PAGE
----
It has been argued that states with diminished control of economic and social questions within their national boundaries increasingly turn to border security and migration control as key “performances” asserting their continued relevance and strength (Wilson and Weber 2008; Wilson 2006). Political scientist Wendy Brown suggests that border construction projects are “hyperbolic tokens” that attempt to signify resurgent nation-state sovereignty, despite the reality that they are often expressions of the withering of the nation-state and “the waning relevance and cohesiveness of the form” (Brown 2010, p. 24). For the truncated nation-states of late modernity, biometric technologies are potent signifiers of a reinvigorated sovereign power with the capacity to assert impermeable borders. Iris and fingerprint scanners, passport kiosks, and smart cards are, from this perspective, integral props in the theater of statehood.
Such a theater of statehood is nowhere more in evidence than in the increased securitization of airports. The 9/11 attacks, and earlier instances such as the TWA flight crash in 1996, have been instrumental in facilitating heightened security measures in airports, and in embedding airports in public consciousness as filters of risk (Adey 2004). As border posts airports thus have substantial symbolic capital. As a report on Australian airport security noted “perhaps as important as their contributions to transportation and the wider economy is the symbolic significance attached to airports. They embody the modern world in all its complexity, since few other places bring together our most advanced technological creations and the intricate interconnected systems we have devised to serve both those creations and ourselves” (Wheeler 2005, p. 5). As highly symbolic nodes of modernity, airports become crucial platforms through which the power of the state to include and exclude is enacted. The centrality of securitizing airports in the post 9/11 environment then has powerful signifying functions. Mike Davis suggests that airports may function as microcosmic spaces of wider security and surveillance trends, noting that “the security regime of the airport departure lounges will likely provide a template for the regulation of crowds at malls, shopping concourses, sports events and elsewhere” (2001, p. 45). Biometric identification systems are integral elements of the intensified security regimes evident in airports (Zuriek and Hindle 2004, p. 129).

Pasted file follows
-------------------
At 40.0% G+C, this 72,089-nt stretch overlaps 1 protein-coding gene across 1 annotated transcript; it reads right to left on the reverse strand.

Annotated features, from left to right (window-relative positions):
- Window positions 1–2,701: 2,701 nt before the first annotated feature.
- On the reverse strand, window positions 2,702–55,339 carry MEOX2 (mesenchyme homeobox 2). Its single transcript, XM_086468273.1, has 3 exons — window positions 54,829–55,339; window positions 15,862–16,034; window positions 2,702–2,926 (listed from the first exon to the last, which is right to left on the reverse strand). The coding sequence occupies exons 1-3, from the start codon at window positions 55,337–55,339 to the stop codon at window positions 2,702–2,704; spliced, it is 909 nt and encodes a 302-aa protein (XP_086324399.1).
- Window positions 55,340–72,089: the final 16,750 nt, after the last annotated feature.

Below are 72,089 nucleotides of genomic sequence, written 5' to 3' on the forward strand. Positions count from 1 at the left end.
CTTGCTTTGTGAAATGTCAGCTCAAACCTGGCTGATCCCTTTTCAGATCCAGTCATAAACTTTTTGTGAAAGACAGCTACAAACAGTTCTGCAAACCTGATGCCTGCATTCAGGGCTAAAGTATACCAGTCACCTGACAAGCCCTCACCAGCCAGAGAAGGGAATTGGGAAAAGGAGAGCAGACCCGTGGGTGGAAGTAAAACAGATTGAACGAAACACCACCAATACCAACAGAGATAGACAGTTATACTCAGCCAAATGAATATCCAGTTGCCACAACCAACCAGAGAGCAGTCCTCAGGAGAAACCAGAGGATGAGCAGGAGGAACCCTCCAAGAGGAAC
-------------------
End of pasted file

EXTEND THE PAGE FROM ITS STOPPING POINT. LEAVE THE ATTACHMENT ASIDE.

The signifying and political functions of biometric technology are also evident in its incorporation within the international passport system. Passports are the primary document for identifying, regulating, and tracing mobile individuals. The passport is, as Salter suggests, “a modern heuristic device which serves to link individuals to foreign policy, and according to which government agents classify travellers as safe or dangerous, desirable or undesirable, according to national, social or political narratives” (2004, p. 72). The spread of biometric passports has largely been dictated by US legislation, and offers a tangible expression of US hegemonic power in the post 9/11 global order. Section 302 of the Enhanced Border Security and Visa Entry Reform Act 2001 requires “a visa waiver country, in order to maintain program participation, to certify by October 26, 2003, that it has a program to issue to its nationals qualifying machine-readable passports that are tamper proof and contain biometric identifiers.”